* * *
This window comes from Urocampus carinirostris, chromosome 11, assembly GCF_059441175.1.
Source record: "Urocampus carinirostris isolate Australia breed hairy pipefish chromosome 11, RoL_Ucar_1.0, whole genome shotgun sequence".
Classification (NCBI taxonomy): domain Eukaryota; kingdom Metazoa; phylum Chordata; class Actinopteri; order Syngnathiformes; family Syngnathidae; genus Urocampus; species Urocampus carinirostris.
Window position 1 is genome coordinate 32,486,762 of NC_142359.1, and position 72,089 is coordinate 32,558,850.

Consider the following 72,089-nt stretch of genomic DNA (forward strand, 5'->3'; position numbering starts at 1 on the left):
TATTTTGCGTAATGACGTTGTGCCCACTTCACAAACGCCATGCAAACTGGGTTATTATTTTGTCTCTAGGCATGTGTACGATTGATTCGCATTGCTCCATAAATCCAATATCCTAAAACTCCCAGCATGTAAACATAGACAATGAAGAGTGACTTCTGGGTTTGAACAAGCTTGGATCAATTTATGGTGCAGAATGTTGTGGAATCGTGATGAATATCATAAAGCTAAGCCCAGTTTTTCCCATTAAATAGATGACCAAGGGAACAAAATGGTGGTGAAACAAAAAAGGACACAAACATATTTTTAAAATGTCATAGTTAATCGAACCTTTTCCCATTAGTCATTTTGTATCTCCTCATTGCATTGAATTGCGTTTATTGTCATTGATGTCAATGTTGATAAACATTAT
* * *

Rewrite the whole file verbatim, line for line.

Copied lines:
This window comes from Urocampus carinirostris, chromosome 11, assembly GCF_059441175.1.
Source record: "Urocampus carinirostris isolate Australia breed hairy pipefish chromosome 11, RoL_Ucar_1.0, whole genome shotgun sequence".
Classification (NCBI taxonomy): domain Eukaryota; kingdom Metazoa; phylum Chordata; class Actinopteri; order Syngnathiformes; family Syngnathidae; genus Urocampus; species Urocampus carinirostris.
Window position 1 is genome coordinate 32,486,762 of NC_142359.1, and position 72,089 is coordinate 32,558,850.

Consider the following 72,089-nt stretch of genomic DNA (forward strand, 5'->3'; position numbering starts at 1 on the left):
TATTTTGCGTAATGACGTTGTGCCCACTTCACAAACGCCATGCAAACTGGGTTATTATTTTGTCTCTAGGCATGTGTACGATTGATTCGCATTGCTCCATAAATCCAATATCCTAAAACTCCCAGCATGTAAACATAGACAATGAAGAGTGACTTCTGGGTTTGAACAAGCTTGGATCAATTTATGGTGCAGAATGTTGTGGAATCGTGATGAATATCATAAAGCTAAGCCCAGTTTTTCCCATTAAATAGATGACCAAGGGAACAAAATGGTGGTGAAACAAAAAAGGACACAAACATATTTTTAAAATGTCATAGTTAATCGAACCTTTTCCCATTAGTCATTTTGTATCTCCTCATTGCATTGAATTGCGTTTATTGTCATTGATGTCAATGTTGATAAACATTAT